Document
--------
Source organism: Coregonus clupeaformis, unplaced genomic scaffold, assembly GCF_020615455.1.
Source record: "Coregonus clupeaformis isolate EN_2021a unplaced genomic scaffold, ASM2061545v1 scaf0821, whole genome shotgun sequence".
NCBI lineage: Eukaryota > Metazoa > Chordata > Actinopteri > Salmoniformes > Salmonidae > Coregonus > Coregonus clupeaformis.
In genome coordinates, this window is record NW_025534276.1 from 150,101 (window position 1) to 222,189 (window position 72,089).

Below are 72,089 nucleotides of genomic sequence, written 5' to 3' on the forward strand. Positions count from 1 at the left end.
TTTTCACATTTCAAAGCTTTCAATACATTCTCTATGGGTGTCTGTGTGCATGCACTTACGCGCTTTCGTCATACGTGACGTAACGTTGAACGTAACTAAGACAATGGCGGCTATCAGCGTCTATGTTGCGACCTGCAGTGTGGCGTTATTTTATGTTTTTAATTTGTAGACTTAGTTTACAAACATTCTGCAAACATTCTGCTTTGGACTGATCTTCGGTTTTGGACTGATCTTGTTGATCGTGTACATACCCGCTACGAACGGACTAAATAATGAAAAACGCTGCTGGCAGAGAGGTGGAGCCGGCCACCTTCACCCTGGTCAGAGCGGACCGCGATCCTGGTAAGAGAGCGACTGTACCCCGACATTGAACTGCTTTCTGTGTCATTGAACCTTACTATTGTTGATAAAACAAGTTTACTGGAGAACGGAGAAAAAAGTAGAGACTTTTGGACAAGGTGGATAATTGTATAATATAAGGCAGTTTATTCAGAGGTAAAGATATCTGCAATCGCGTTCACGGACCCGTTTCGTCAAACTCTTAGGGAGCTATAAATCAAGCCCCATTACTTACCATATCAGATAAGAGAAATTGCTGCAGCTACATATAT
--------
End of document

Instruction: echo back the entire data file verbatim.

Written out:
Source organism: Coregonus clupeaformis, unplaced genomic scaffold, assembly GCF_020615455.1.
Source record: "Coregonus clupeaformis isolate EN_2021a unplaced genomic scaffold, ASM2061545v1 scaf0821, whole genome shotgun sequence".
NCBI lineage: Eukaryota > Metazoa > Chordata > Actinopteri > Salmoniformes > Salmonidae > Coregonus > Coregonus clupeaformis.
In genome coordinates, this window is record NW_025534276.1 from 150,101 (window position 1) to 222,189 (window position 72,089).

Below are 72,089 nucleotides of genomic sequence, written 5' to 3' on the forward strand. Positions count from 1 at the left end.
TTTTCACATTTCAAAGCTTTCAATACATTCTCTATGGGTGTCTGTGTGCATGCACTTACGCGCTTTCGTCATACGTGACGTAACGTTGAACGTAACTAAGACAATGGCGGCTATCAGCGTCTATGTTGCGACCTGCAGTGTGGCGTTATTTTATGTTTTTAATTTGTAGACTTAGTTTACAAACATTCTGCAAACATTCTGCTTTGGACTGATCTTCGGTTTTGGACTGATCTTGTTGATCGTGTACATACCCGCTACGAACGGACTAAATAATGAAAAACGCTGCTGGCAGAGAGGTGGAGCCGGCCACCTTCACCCTGGTCAGAGCGGACCGCGATCCTGGTAAGAGAGCGACTGTACCCCGACATTGAACTGCTTTCTGTGTCATTGAACCTTACTATTGTTGATAAAACAAGTTTACTGGAGAACGGAGAAAAAAGTAGAGACTTTTGGACAAGGTGGATAATTGTATAATATAAGGCAGTTTATTCAGAGGTAAAGATATCTGCAATCGCGTTCACGGACCCGTTTCGTCAAACTCTTAGGGAGCTATAAATCAAGCCCCATTACTTACCATATCAGATAAGAGAAATTGCTGCAGCTACATATAT